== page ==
Fog hugs the recently mown field at the RC airflield at sunrise, Lackawanna State Park, 31 August 2012.

Autumn has arrived. It’s subtle, so much that you could miss the first signs, the calendar barely into September.  But I woke up Friday morning and knew it. It was in the air, that unmistakable crispness, that autumn smell. The days are shorter, the light warmer and somehow more lovely.  It is, perhaps, as much a state of mind as anything tangible at this stage, but it is here.

These are my favorite kinds of days. The nights are colder, perfect for sleeping under an extra blanket with the windows open. But the days grow warm by mid-morning and remain so until the sun starts to edge back towards the horizon. The sky is a rich blue and I have the sudden urge to spend whole afternoons just lying under it, on the grass, just to feel as if I’m a part of it.

View across Lackawanna Lake towards the balloon launch site from the eastern shore on the morning of 31 August 2012.

Sunrise happens later now, at 0630, which is easy to get up just ahead of. When I drove out of the city Friday morning, I realized that the first trees have started to turn. Just a few individuals scattered across the landscape, but they are there. And when I walked through the woods, the very first leaves were down on the trail.  Soon the forest floor will be painted in color.

I wore my jeans and light jacket for the first time, to ward off the morning chill and the fog. I love my jeans and much prefer them to shorts, which I succumb to only because of the summer heat.  There’s something honest about jeans with some mud on them.  (And mud comes with the territory, no matter what the season.)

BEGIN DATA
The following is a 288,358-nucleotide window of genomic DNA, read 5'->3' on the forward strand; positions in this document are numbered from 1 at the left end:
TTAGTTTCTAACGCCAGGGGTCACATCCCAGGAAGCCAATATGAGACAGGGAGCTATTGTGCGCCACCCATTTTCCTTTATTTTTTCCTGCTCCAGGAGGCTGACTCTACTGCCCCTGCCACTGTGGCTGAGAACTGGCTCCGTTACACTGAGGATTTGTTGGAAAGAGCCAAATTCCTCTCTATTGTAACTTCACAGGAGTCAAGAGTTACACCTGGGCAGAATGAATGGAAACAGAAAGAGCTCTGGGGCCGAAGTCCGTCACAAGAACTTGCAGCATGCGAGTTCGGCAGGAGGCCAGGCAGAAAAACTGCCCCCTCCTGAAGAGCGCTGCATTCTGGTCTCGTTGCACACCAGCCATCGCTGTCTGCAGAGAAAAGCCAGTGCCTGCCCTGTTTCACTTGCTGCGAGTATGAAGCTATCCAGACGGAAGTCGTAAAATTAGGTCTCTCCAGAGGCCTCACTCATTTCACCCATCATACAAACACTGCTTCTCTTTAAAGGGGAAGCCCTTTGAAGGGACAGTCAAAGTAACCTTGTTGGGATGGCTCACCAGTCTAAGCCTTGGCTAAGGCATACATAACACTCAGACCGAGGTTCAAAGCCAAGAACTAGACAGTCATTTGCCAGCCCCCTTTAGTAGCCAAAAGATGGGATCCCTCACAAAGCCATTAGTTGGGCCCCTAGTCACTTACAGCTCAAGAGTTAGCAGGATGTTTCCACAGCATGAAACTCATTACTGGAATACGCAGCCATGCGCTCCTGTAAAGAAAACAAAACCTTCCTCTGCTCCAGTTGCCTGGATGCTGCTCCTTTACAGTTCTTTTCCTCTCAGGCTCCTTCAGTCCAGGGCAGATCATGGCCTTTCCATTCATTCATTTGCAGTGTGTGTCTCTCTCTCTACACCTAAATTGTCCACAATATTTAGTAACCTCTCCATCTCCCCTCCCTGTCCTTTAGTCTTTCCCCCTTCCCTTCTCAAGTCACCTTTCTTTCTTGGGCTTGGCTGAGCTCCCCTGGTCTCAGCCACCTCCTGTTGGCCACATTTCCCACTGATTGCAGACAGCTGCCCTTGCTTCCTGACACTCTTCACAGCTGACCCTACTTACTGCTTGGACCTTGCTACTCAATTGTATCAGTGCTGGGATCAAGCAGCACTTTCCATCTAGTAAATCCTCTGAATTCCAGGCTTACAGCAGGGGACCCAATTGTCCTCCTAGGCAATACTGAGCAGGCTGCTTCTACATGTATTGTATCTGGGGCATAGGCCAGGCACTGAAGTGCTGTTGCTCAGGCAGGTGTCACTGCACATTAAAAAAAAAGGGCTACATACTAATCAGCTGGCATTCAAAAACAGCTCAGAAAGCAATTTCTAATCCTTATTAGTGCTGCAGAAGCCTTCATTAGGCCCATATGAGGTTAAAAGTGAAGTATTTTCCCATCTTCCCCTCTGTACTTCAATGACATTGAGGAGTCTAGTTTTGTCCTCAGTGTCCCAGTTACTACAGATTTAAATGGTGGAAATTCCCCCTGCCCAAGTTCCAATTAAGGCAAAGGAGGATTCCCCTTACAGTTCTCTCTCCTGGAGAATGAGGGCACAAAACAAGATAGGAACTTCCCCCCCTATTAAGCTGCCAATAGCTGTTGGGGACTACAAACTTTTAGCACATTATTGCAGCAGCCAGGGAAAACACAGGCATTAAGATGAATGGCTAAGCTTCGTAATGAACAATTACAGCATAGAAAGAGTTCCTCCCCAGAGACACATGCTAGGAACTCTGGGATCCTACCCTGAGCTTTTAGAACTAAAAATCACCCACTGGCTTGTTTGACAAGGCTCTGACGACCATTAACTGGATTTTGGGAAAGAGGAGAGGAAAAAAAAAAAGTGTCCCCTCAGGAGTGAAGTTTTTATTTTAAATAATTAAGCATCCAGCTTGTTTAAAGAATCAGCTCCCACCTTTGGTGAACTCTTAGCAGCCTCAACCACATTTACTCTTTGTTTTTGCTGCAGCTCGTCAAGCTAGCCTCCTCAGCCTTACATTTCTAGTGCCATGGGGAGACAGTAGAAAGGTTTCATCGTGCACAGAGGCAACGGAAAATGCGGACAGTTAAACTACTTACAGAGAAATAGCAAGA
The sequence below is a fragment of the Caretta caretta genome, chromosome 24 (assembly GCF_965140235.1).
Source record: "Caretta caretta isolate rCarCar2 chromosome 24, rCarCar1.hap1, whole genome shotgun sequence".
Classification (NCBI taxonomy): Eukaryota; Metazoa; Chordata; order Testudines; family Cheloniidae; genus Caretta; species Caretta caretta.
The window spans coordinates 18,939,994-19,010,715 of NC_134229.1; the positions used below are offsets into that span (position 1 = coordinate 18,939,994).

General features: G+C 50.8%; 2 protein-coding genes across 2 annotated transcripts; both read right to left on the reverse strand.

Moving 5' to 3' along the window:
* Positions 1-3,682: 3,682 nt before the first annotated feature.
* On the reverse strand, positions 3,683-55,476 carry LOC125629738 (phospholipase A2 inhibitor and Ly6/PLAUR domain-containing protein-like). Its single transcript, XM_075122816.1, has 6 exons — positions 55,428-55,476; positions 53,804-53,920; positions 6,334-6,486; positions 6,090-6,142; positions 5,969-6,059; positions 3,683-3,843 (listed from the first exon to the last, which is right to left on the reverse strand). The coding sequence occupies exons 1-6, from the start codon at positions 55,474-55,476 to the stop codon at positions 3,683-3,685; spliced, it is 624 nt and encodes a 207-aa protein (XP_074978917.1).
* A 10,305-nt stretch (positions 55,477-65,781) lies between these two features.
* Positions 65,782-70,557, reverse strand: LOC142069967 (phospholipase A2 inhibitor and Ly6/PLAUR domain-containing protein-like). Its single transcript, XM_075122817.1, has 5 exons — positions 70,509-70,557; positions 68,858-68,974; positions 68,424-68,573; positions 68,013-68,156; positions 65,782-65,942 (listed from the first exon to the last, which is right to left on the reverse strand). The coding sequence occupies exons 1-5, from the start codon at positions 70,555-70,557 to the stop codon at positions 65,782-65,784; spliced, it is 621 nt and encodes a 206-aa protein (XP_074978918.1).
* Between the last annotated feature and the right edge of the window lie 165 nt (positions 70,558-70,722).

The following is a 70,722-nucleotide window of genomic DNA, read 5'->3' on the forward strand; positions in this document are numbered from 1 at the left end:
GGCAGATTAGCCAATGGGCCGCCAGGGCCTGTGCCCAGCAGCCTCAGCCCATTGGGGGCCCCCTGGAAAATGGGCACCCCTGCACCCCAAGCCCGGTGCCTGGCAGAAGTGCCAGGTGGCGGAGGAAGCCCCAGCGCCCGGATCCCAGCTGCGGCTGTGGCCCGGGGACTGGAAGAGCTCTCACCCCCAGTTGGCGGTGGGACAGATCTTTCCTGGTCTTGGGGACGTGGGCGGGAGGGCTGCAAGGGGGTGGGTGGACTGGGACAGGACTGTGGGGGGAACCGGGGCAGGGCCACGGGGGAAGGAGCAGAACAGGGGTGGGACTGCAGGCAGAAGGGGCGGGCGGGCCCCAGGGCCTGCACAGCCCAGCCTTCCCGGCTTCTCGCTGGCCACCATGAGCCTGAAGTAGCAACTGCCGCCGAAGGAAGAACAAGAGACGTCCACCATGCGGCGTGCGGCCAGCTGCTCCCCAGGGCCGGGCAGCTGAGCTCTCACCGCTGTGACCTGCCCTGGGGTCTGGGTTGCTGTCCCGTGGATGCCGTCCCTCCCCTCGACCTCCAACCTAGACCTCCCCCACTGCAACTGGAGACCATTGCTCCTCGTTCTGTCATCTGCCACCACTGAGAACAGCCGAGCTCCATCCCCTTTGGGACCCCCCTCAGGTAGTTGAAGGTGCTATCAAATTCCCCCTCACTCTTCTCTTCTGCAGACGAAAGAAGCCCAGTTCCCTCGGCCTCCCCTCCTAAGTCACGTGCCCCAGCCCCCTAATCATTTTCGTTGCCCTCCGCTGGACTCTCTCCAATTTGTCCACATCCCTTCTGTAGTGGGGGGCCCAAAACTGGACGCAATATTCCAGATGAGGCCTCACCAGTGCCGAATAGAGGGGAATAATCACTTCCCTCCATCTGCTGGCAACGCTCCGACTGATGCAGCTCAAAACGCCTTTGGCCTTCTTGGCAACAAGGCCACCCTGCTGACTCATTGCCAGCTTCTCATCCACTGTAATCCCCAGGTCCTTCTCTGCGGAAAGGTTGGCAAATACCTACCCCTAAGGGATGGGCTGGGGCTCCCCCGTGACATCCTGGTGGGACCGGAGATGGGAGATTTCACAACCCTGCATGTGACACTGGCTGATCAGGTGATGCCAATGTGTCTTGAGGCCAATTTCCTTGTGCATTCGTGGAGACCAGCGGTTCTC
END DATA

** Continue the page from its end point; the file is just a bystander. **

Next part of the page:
Forget-me-nots linger on towards autumn & collect dew drops at Lackawanna State Park on the morning of 31 August 2012.

Dew drops adorn a fireweed blossoms at sunrise on at Lackawanna State Park on the morning of 31 August 2012.

And yet amid all these early portents of autumn, there are still lingering signs of summer as well. Fireweed blossoms along the shoreline and late Forget-me-nots peek out from the tall grass. There’s still cool dew, instead of the frost that will later spread across the windows in intricate patterns.

It’s a time of transition, with a poignancy all its own. Summer is fading. The first snow will fall relatively soon, maybe even before Halloween. But autumn somehow makes up for this and rather than an impending sense of doom, there’s just a strange happiness. A lightness. The joy that comes from the promise of Indian Summer, from the familial pull of the harvest season. The first golden leaves will turn to corn harvests, migrating geese, ripening apples, and fat pumpkins.

It’s my favorite time of year.

Brent Pennington is a freelance photographer and the driving force behind The Roving Photographer. When he\’s not working with portraiture or promotional clients, he’s usually in the field, hiking, or kayaking in pursuit of nature and wildlife shots.

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